Brain booster for bipolar disorder

by Mandi O'garretty
Brain
Credit: University of Wisconsin and Michigan State Comparative Mammalian Brain Collections and the National Museum of Health and Medicine

(Medical Xpress)—Providing the brain with an energy boost could be a new way to treat bipolar depression.

Deakin University's IMPACT Strategic Research Centre, in partnership with Barwon Health, is undertaking a world-first trial combining a drug used to treat paracetamol overdose with nutraceuticals as a potential new treatment for bipolar .

Bipolar disorder affects functioning of the brain, causing people to experience extreme high (mania) or low (depression) moods. People with bipolar disorder spend three times longer in the depressive phase than in the manic phase, and existing treatments often do not lead to full recovery.

"Bipolar disorder seems to be a disorder of energy; too little in depression and too much in mania," said Professor Michael Berk, who is leading the study. "This suggests that if we can usefully target energy, we might help depression in bipolar disorder."

The Geelong scientists are trialing a treatment that involves a compound called N-acetyl cysteine, known as NAC, in combination with other potentially energy-boosting supplements.

NAC has traditionally been used as a treatment for an overdose of paracetamol. It has also previously been found to be beneficial for people with schizophrenia and partially effective for people with .

NAC is thought to reduce the effect of underlying physical brain changes that occur in bipolar depression.

"We know that during bipolar depression, changes happen which affect the body's ability to detoxify certain compounds. We also know that mitochondria, the cells' energy producers, don't work in the usual way," Professor Berk said. "The NAC and the combination of supplements that we're trialing work on both of these problems at once, which could lead to quicker recovery."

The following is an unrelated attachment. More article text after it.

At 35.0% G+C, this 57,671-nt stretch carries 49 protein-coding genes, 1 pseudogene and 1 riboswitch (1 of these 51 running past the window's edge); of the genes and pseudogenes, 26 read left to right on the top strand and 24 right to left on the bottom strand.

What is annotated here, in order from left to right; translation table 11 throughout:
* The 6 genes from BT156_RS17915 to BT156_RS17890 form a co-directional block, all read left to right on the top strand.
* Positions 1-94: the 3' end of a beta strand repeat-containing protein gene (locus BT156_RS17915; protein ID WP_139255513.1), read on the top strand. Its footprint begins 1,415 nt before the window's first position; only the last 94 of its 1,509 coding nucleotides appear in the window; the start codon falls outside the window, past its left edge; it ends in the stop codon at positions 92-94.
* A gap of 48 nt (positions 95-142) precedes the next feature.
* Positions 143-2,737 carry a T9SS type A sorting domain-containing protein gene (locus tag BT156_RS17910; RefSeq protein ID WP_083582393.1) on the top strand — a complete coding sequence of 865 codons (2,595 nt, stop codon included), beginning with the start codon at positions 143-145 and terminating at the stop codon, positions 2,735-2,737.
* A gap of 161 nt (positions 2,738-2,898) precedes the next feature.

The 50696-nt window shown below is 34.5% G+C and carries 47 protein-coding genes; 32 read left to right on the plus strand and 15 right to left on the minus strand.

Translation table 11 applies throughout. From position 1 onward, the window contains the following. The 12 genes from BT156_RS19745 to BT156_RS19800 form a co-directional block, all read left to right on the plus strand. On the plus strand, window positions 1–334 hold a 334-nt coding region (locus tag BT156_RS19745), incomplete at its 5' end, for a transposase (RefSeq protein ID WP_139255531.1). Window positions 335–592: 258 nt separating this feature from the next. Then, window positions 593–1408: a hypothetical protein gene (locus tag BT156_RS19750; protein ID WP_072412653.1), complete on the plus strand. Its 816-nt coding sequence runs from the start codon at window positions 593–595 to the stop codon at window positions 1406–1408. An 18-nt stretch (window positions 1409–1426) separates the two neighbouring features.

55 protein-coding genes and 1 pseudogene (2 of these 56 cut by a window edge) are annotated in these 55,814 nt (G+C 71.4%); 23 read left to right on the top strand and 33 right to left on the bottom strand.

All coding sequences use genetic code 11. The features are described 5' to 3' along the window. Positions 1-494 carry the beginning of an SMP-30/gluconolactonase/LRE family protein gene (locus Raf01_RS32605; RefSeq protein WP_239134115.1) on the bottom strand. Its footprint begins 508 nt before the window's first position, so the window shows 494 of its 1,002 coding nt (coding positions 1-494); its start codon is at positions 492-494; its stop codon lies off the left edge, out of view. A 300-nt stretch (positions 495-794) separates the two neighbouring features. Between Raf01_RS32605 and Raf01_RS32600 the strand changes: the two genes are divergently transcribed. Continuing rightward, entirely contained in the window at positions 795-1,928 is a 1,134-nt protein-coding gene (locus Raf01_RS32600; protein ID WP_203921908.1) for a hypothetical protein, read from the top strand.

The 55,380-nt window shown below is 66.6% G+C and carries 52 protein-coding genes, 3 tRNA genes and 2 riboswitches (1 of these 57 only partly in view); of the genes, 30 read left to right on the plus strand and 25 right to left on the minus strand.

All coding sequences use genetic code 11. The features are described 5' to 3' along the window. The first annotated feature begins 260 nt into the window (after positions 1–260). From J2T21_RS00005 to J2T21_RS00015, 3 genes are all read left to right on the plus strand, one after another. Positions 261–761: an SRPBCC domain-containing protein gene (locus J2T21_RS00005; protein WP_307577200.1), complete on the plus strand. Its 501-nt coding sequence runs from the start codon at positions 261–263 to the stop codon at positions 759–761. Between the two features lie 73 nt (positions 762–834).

The researchers are now seeking volunteers for the trial who are over 18 years of age, have a diagnosis of and are currently experiencing symptoms of depression.

The study requires people to attend seven interviews over the course of the 20-week study. At each visit, a researcher will discuss participant's symptoms and overall experiences while on the study.

add to favorites email to friend print save as pdf

Related Stories

Study explores bipolar in postpartum period

Nov 08, 2013

Researchers have long connected mood disorders and pregnancy. But a study coming out of Western is boiling down some of the specifics, suggesting women who suffered from depression prior to pregnancy should be monitored for ...

Can proper nutrition regulate mood swings?

Jan 23, 2013

In a new study, preliminary data yields conflicting but mainly positive evidence for the use of n–3 fatty acids and chromium in the treatment of bipolar depression. Limited evidence found that inositol may be helpful for ...

Lawson researcher sings the baby blues

Aug 22, 2012

The impact of bipolar disorder during pregnancy has been hotly contended among the research community. Now, a new study from Lawson Health Research Institute and Western University is sorting out the debate and calling for ...

Recommended for you

Family dinners reduce effects of cyberbullying in adolescents

5 hours ago

Sharing regular family meals with children may help protect them from the effects of cyberbullying, according to a study by McGill professor Frank Elgar, Institute for Health and Social Policy. Because family meal times represent ...

The Edwardians were also fans of brain training

11 hours ago

Brain-training programmes are all the rage. They are part of a growing digital brain-health industry that earned more than US$1 billion in revenue in 2012 and is estimated to reach US$6 billion by 2020. The extent to which they actually improve brain function re ...

Report advocates improved police training

Aug 29, 2014

A new report released yesterday by the Mental Health Commission of Canada identifies ways to improve the mental health training and education that police personnel receive.

User comments